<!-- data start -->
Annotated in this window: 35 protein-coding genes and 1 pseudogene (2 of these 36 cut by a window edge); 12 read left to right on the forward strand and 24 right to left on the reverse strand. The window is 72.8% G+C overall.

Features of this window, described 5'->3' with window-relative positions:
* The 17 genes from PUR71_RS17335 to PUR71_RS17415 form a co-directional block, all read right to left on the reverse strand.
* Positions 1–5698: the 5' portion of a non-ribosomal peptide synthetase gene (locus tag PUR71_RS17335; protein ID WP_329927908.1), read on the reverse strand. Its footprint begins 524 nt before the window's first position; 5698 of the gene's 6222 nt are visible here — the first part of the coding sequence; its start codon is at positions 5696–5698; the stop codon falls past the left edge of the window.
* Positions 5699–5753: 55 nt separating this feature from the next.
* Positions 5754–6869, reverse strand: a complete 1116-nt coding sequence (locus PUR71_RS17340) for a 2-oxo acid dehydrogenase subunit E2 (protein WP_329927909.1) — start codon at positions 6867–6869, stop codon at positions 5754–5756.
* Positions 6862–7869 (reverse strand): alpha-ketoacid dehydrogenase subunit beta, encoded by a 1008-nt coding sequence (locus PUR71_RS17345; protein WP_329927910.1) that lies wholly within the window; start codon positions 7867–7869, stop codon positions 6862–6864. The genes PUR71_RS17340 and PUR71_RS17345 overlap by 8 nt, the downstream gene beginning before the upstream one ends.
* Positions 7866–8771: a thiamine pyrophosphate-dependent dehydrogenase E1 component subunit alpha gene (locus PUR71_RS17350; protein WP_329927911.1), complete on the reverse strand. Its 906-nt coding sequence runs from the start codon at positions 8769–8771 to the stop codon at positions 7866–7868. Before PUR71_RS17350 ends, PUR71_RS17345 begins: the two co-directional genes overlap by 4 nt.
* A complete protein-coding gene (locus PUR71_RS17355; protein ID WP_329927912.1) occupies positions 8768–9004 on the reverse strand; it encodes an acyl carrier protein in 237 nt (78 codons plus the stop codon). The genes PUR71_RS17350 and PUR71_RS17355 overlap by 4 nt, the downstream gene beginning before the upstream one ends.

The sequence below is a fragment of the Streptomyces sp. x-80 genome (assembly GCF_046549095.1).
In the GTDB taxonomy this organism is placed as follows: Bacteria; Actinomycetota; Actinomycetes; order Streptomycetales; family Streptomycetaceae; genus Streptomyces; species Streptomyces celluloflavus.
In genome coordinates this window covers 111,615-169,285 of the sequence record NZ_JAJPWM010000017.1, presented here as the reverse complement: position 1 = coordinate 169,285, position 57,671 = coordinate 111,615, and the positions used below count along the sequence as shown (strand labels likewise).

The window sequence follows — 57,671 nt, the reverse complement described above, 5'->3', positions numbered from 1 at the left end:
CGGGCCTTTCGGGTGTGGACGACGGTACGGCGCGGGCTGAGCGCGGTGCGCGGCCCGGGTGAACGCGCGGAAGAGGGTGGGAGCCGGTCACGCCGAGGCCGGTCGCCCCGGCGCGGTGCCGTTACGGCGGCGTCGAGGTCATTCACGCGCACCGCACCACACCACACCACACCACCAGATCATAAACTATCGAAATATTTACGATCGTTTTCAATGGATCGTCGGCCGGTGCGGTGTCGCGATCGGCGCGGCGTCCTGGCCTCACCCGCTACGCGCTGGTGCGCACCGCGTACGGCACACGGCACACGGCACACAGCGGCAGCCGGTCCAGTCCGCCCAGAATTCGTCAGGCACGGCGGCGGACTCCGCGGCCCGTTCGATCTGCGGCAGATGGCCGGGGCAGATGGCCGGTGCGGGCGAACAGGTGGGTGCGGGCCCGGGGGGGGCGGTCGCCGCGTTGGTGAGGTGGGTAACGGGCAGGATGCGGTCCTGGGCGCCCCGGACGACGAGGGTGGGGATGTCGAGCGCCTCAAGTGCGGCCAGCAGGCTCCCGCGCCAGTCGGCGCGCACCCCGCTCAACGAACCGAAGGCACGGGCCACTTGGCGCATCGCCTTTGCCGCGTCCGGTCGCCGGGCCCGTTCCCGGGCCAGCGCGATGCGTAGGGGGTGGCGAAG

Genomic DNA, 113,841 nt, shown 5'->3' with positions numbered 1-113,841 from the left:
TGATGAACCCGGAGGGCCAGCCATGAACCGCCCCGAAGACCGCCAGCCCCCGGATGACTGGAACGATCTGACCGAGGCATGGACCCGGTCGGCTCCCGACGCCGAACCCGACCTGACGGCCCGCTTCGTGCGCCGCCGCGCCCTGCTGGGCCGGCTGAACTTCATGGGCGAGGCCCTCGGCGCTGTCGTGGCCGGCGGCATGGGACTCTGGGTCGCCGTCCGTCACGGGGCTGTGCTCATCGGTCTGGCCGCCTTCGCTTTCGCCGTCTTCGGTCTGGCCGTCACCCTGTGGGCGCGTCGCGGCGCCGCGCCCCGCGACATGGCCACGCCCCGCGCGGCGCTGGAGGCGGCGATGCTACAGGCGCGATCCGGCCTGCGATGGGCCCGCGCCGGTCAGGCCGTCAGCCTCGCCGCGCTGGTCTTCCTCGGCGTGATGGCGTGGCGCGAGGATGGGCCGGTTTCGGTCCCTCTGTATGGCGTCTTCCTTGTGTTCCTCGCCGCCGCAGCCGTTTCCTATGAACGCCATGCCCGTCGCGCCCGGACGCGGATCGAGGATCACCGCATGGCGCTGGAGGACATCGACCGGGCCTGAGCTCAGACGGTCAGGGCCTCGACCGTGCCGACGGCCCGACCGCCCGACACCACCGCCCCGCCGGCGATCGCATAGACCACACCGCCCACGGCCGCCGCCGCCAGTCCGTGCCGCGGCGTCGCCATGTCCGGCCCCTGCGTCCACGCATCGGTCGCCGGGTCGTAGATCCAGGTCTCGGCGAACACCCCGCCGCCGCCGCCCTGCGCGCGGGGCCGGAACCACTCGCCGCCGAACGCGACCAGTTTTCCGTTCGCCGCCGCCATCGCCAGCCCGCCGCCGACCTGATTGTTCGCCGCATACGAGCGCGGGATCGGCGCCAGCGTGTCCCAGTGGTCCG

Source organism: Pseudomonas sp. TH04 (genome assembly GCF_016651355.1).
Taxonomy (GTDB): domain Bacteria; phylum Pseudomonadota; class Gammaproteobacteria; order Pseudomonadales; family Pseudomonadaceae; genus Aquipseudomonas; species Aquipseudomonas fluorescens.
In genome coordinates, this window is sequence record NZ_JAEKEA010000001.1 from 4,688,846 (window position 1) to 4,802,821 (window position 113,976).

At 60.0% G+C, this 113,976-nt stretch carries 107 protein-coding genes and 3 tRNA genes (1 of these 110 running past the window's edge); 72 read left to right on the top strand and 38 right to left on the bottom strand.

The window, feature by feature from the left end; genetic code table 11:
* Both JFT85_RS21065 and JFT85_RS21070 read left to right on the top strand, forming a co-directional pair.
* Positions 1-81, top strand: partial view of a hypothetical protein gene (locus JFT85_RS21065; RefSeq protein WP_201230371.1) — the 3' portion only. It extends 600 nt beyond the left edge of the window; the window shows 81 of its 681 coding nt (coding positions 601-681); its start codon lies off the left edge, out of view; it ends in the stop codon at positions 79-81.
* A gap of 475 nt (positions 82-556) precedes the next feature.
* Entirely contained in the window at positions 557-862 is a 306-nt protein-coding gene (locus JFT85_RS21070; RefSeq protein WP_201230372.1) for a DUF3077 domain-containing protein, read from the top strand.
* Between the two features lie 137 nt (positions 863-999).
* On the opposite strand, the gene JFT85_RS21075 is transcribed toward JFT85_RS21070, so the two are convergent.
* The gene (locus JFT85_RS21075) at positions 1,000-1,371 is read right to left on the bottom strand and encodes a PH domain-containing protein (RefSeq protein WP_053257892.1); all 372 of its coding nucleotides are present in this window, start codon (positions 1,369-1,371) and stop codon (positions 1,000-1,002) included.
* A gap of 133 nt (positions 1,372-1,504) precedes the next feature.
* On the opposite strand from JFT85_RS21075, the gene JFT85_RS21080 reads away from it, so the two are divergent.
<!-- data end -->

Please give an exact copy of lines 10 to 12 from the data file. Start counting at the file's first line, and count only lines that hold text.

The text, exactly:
The sequence below is a fragment of the Streptomyces sp. x-80 genome (assembly GCF_046549095.1).
In the GTDB taxonomy this organism is placed as follows: Bacteria; Actinomycetota; Actinomycetes; order Streptomycetales; family Streptomycetaceae; genus Streptomyces; species Streptomyces celluloflavus.
In genome coordinates this window covers 111,615-169,285 of the sequence record NZ_JAJPWM010000017.1, presented here as the reverse complement: position 1 = coordinate 169,285, position 57,671 = coordinate 111,615, and the positions used below count along the sequence as shown (strand labels likewise).